For a copy of any of the sources for the following, in case the original is moved or lost: https://drive.google.com/drive/folders/1kylpL-kbLbuGzfyHy46JmgG_tPavI1km?usp=sharing (Note, Feb 23 2021: The originals did end up moving since this page was published on September 11, 2020, a hyphen was added to the address of each of the files listed, e.g., https://0-nsleg-edeposit-gov-ns-ca.legcat.gov.ns.ca/deposit/Statutes/1873.pdf became https://0-nsleg–edeposit-gov-ns-ca.legcat.gov.ns.ca/deposit/Statutes/1873.pdf. In addition to this being a work in progress, the links are in the process of being corrected – not sure if that will instigate another change to all of the links…) This is all a work in progress, don’t mind the mess as …

Dartmouth in the Legislature, Public Acts 1789-1996 More…

Some Highlights: (Chapter 3)Dartmouth shall be a corporation consisting of three wards.Dartmouth shall be governed by a council, consisting of a Warden and six Councillors (two for each ward). Quasi-term limits, staggered terms: Wardens had a One year term, while Councilors had two year terms.Also as to who offers at election time, a mandatory turn over of one of the Councilors from each ward at each election time was required (Chapter 6)Elections held first Tuesday of May, yearly.Two Councilors shall hold office for two years, for each wardWarden shall hold office for one year.Warden and one Councilor from each ward …

1873: An Act to Incorporate the Town of Dartmouth More…

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https://decisions.scc-csc.ca/scc-csc/scc-csc/en/item/14854/index.do A mandamus was applied for, at the Instance of the Sessions for the County of Halifax, to compel the Warden and Council of the Town of Dartmouth to assess on the property of the town liable for assessment the sum of $15,076 for its proportion of County School Rates for the years 1873-1878, under section 62 of the Educational Act, Revised Statutes, chapter 32. Held, that the Warden and Town Council ought to have assessed in each year for the proportion of the County school assessment payable by the town, but that in view of the act to amend …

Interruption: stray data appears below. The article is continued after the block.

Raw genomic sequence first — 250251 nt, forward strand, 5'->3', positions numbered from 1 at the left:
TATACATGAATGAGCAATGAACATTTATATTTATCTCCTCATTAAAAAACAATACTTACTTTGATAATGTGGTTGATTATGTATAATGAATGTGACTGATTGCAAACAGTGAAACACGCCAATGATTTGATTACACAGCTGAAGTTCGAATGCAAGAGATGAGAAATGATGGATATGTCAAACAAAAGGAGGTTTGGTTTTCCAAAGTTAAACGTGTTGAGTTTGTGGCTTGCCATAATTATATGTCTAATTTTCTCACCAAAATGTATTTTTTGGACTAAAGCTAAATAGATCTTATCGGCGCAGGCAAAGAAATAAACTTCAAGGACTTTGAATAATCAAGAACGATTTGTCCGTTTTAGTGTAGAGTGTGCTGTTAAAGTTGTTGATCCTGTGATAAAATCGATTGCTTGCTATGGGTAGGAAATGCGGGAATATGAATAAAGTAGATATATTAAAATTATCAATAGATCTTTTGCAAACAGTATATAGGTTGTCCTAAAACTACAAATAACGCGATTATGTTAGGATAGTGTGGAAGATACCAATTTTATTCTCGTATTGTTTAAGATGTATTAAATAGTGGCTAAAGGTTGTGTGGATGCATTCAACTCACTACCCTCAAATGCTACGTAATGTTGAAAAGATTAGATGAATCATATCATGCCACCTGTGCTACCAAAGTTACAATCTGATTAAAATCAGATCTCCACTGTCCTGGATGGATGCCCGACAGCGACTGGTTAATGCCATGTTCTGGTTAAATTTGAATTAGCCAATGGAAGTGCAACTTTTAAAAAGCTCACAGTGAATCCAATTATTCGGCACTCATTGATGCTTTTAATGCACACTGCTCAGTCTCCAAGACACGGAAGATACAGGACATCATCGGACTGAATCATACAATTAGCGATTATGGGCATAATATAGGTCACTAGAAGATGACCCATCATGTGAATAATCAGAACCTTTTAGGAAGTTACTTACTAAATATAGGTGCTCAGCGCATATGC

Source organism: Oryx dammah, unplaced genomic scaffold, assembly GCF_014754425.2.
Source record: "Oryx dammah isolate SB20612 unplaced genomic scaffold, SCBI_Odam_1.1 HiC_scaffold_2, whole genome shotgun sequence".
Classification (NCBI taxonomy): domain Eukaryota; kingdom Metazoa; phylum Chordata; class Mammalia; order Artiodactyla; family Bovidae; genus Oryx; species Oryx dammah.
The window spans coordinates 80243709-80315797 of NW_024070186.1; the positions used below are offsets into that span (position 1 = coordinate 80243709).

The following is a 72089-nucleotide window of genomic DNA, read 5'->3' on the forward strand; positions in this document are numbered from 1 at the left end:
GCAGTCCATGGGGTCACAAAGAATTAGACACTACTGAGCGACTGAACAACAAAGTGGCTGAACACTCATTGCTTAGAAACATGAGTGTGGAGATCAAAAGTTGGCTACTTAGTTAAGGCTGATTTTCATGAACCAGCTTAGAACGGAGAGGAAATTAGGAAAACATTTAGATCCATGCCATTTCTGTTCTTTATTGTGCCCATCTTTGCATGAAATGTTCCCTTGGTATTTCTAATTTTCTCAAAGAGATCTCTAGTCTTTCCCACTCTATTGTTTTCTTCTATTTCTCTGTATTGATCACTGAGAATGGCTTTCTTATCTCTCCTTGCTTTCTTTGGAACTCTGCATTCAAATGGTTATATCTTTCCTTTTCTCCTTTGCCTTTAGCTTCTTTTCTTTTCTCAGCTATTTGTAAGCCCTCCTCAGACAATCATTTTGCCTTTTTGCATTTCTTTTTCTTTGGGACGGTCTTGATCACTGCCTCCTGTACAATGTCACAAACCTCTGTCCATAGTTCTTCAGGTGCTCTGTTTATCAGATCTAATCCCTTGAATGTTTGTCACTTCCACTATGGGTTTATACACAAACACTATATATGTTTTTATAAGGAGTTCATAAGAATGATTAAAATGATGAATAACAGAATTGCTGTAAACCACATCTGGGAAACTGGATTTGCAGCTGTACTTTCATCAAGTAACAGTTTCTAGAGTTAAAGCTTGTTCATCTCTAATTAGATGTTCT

Queen v. Town Council of Dartmouth More…

“Subversion of the Constitution of Nova Scotia”“A fraud upon the Imperial Parliament” Nova Scotia’s third attempt to try and redress the slavery and serfdom that was “confederation” – Dartmouth being central to the effort to repeal Confederation. What happened to Nova Scotia in the context of Canada is exactly what happened to Dartmouth in the context of Halifax County; a structural, constitutional flaw that has only gained steam (and any number of unseemly future possibilities) since. “The petition which I presented to the House makes what to all Englishmen must or ought to be considered a very serious complaint. It …

Subversion of the Constitution of Nova Scotia More…